When I finally did hear back, they said they couldn’t accept my MA on paper and would instead require an hour-by-hour breakdown of each subject by week, for each year I had studied.

Astonished, I told them this did not exist, that in fact, it was nigh on impossible to source that information for a course I had done a decade before. The course was totally different at this point anyway. My argument to them was that yes, I had qualifications from a country out of Ireland, but surely my decade of actual teaching experienced counted for something?

By now, many months had passed. I appealed the decision, which cost me €500. Another two months went by. They told me the appeal had failed and that they still needed the breakdown of hours.

I wrote to the dean of the university in Australia and to see if they had anything in their records. The Dean kindly wrote back, saying he was tired of this from the Irish Teaching Council. Not his first encounter, apparently.

He wrote a two-page letter on my behalf to say that the course did indeed have the necessary modules for teaching in all European countries, and there was no reason not to recognise it. Unfortunately, they were not at all interested in accepting his letter.

Keen to work

By this stage, I was so frustrated that I started to rethink my career, and wondered if I should just return to Australia, given that I had citizenship. Many Irish people have made these decisions, we move abroad, whether for personal or economic reasons, work hard and then hope to return to Ireland with something to offer.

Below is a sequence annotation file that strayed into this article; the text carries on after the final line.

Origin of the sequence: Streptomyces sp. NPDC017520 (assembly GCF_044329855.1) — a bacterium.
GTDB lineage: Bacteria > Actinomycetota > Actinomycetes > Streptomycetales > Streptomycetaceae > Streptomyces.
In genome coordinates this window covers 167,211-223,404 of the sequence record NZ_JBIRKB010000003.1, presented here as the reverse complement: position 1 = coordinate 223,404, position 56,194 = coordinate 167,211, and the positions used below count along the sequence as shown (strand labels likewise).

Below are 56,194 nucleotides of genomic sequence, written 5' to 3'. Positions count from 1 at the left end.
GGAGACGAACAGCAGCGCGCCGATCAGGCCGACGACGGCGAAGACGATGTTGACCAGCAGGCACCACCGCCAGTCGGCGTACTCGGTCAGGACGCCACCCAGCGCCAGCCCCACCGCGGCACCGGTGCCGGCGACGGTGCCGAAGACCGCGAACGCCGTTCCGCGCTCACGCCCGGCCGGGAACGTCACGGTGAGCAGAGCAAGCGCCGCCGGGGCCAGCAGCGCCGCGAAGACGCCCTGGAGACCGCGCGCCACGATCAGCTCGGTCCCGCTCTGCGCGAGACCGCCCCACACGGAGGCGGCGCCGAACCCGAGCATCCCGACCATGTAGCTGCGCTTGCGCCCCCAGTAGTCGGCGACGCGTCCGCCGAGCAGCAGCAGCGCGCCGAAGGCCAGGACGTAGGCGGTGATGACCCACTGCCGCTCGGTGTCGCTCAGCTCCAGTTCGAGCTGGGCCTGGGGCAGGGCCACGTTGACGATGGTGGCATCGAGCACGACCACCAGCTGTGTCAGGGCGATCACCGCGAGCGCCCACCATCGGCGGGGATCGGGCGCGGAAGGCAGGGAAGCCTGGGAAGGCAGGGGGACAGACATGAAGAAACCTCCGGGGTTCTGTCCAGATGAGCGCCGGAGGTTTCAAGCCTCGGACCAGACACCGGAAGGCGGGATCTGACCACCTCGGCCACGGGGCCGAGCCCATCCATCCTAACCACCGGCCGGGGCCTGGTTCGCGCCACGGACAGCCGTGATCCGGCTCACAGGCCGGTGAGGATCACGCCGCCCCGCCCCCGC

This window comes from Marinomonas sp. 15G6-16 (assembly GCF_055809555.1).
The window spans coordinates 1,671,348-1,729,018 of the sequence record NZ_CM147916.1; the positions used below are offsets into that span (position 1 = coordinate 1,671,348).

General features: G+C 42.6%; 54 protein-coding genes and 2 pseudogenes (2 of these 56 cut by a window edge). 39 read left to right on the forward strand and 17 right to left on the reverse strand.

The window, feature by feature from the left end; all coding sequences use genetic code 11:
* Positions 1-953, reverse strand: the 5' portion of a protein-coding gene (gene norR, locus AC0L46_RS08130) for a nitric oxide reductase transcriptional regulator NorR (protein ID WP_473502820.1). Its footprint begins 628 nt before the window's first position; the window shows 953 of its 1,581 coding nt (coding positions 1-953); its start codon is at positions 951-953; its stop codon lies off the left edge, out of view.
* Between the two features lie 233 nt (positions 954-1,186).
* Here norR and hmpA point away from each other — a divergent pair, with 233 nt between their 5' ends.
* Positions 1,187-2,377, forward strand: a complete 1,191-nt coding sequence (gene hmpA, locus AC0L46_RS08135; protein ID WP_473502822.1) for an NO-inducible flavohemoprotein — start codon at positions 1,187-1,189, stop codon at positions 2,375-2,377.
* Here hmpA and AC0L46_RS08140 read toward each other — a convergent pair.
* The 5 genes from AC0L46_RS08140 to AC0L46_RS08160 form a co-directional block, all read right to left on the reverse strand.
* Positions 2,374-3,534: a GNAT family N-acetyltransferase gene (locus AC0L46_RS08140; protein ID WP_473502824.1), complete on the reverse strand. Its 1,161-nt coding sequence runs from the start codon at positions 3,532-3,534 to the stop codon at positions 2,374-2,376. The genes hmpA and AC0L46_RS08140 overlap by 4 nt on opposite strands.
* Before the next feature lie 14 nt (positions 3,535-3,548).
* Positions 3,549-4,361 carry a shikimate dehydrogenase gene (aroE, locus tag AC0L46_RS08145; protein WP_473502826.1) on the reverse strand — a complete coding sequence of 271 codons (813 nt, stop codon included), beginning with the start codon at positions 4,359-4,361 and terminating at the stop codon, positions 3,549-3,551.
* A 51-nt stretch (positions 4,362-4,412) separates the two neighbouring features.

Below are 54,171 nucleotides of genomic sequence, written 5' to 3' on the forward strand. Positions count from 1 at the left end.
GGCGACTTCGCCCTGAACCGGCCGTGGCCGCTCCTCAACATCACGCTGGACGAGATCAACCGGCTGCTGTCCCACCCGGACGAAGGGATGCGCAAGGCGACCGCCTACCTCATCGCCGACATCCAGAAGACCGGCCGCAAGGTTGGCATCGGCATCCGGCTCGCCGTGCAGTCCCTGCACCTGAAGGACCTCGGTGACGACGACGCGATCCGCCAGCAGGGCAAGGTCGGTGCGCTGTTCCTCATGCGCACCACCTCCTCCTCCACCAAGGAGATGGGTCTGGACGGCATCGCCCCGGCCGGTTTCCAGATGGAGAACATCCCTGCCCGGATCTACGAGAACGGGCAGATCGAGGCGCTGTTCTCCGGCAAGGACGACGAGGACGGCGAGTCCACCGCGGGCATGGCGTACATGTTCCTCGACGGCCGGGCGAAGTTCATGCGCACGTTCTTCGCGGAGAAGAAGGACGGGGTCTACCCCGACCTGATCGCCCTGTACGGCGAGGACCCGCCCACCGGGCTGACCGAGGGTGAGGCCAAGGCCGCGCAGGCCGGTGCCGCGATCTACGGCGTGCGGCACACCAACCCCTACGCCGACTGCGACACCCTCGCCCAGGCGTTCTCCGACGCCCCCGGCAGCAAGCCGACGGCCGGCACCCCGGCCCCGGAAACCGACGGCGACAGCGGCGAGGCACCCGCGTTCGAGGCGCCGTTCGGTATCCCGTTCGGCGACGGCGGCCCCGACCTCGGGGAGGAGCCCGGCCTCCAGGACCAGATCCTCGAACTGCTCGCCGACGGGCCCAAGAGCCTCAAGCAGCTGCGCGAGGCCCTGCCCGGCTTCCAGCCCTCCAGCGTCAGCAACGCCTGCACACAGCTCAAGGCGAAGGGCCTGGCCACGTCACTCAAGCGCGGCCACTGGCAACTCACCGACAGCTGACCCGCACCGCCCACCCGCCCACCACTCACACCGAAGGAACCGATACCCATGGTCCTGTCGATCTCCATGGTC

While all of this was going on I joined some groups on social media it seemed there were many like me – educated, experienced teachers who had zero chance of ever getting full-time work in Ireland because of this requirement for an hour-by-hour breakdown of courses. They’re all deeply frustrated.

There is no other career that I can think of where this might be needed. You get your qualification, pick up your experience and off you go.

In the meantime, my application still rejected, I was told I would need to complete two subjects at a private education college as part of a Masters in order to remain even registered with the Council. This cost me another €5000, but I did it.

Throughout all of this, I did get some ‘subbing’ work, the odd day in a classroom, but I was so frustrated by being in this strange career limbo that I was ready to leave teaching for good – a career I had worked so hard for. My husband and I were hoping to apply for a mortgage but there was no way this could happen with my work situation.